Eritrea + 1 more

Seeking the daily routine of life, Ethiopia's displaced have been neglected

Mardiya Mohamed has found one bright spot in her difficult existence since she was evacuated from the border being contested by Ethiopian and Eritrean armies. "At last we have somewhere to live," says the thirty-year-old widow, the sweep of her arm embracing an earth floor, walls of woven branches and an expanse of green plastic sheeting that keeps the sun at bay. "We are near the clinic and the school, and there's enough space to sleep."

Before moving to a food distribution site in the northern Tigray region of Ethiopia, Mardiya enjoyed none of these "luxuries". In October 1998, Mardiya and her three children (ages 3, 12, and 15) abandoned the small town of Rama to escape periodic mortar attacks. Along with seven displaced students, they took shelter with a farming family so impoverished that they possessed little more than the clothes they wore to till their fields.

The hosts had barely enough to feed themselves and struggled to accommodate their "guests" in their one-room, stone-walled house. In September 1999, before the start of the new school year, Mardiya moved to Abak, a site designated for the distribution of relief items. Here she sells tea, coffee and tella (sorghum beer) to the village's growing population.

Mardiya is not alone in her realization that she will not be going home soon. Tens of thousands of other displaced people have followed suit by spontaneously migrating to sites in northern Tigray where there are shops, water points, sanitation, schools and dispensaries.

They realize that their circumstances are no longer temporary. Even if peace is achieved soon, 100,000 people or more will be unable to return to plant their fields for years to come. The machinery of war has razed houses to the ground, particularly in the Badme area, and sowed hundreds of thousands of anti-personnel and anti-tank landmines.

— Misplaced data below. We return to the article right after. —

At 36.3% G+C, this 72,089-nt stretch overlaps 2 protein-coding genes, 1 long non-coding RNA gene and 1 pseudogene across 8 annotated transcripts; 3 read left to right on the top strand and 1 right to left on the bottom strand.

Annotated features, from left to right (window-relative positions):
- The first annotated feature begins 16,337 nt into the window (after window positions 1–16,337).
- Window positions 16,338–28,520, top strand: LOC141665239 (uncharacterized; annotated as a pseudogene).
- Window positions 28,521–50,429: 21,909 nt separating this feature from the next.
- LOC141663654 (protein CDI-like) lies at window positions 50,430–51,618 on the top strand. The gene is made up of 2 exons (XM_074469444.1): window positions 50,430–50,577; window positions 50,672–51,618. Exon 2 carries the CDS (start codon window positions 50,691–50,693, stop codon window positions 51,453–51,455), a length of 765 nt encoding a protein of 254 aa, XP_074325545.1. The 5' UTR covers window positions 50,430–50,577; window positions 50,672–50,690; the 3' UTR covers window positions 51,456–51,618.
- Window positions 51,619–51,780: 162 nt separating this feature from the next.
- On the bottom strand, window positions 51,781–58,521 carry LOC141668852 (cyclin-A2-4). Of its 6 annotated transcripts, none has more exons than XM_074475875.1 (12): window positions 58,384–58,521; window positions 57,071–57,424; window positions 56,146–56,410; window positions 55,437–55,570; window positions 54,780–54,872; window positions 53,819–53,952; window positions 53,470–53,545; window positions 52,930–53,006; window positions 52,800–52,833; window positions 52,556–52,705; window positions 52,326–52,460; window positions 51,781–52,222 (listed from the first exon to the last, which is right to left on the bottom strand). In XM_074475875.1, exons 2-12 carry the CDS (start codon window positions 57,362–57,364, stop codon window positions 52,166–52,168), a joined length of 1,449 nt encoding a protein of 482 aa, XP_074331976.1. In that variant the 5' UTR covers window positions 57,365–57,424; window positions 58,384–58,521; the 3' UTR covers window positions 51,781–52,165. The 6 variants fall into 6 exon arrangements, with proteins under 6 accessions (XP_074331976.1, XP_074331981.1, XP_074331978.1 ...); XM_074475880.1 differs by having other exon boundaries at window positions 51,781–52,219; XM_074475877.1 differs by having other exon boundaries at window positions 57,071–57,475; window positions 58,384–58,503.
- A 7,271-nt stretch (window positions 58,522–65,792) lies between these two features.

The actions of the Relief Society of Tigray (REST), the United Nations and donors have gone a long way to avert catastrophe among those displaced by the war. Substantial progress was achieved between RI's visits to northern Tigray in mid-1999 and December 1999. With the exception of the Zalambessa-Alitena front, IDPs living within range of artillery have been moved to safety. Plastic sheeting for shelter - in short supply in mid-year - has been distributed to vulnerable populations while urban IDPs have received tents to ease crowding.

Yet there is no cause for complacency. Mardiya and thousands of others are transforming distribution centers into burgeoning villages of plastic-covered huts. About one quarter of the IDP population lives in temporary settlements in circumstances of great hardship. Abak, where Mardiya lives, is only one example. On the road to the Tsorona front, there is evidence of similar migration to distribution sites. And towns such as Adigrat, Enticho and Sheraro are overburdened by those who have fled the fighting.

At Waelanihibi, a makeshift camp 14 kilometers outside the town of Sheraro, 5,000 people are living in the most deplorable conditions. There is no sanitation, only one water point for the entire camp, and no drugs in the makeshift dispensary.

The failure of Ethiopia and Eritrea to cease fighting means that an emergency situation is evolving into what is, at best, a crisis that will endure over the medium term, if not longer. It is time that policymakers and planners among the Ethiopian government and international donors plan accordingly by formulating a strategy for the provision of infrastructure and income-generating opportunities for IDPs.

Refugees International, therefore, recommends that:

- Donors respond quickly to United Nations and Ethiopian government appeals by providing basic commodities, health and education services, water, sanitation and income-generation projects.

- The Ethiopian government, the UN system, donors and local and foreign NGOs collaborate to formulate a medium-term strategy for IDPs.

- UNFPA provide AIDS education programs at IDP sites.

- In the second half of 2000, after emergency food needs are met, food relief be distributed as food for work to give IDPs a sense of purpose and to generate modest development projects.

- The Relief Society of Tigray (REST) and the United Nations Country Team maintain channels of communication to allow for an unimpeded exchange of information.

Contact: Mary Anne Fitzgerald or Steve Smith
(202) 828-0110 or

RI's Africa Representative, Mary Anne Fitzgerald, recently returned from a visit to northern Tigray in Ethiopia.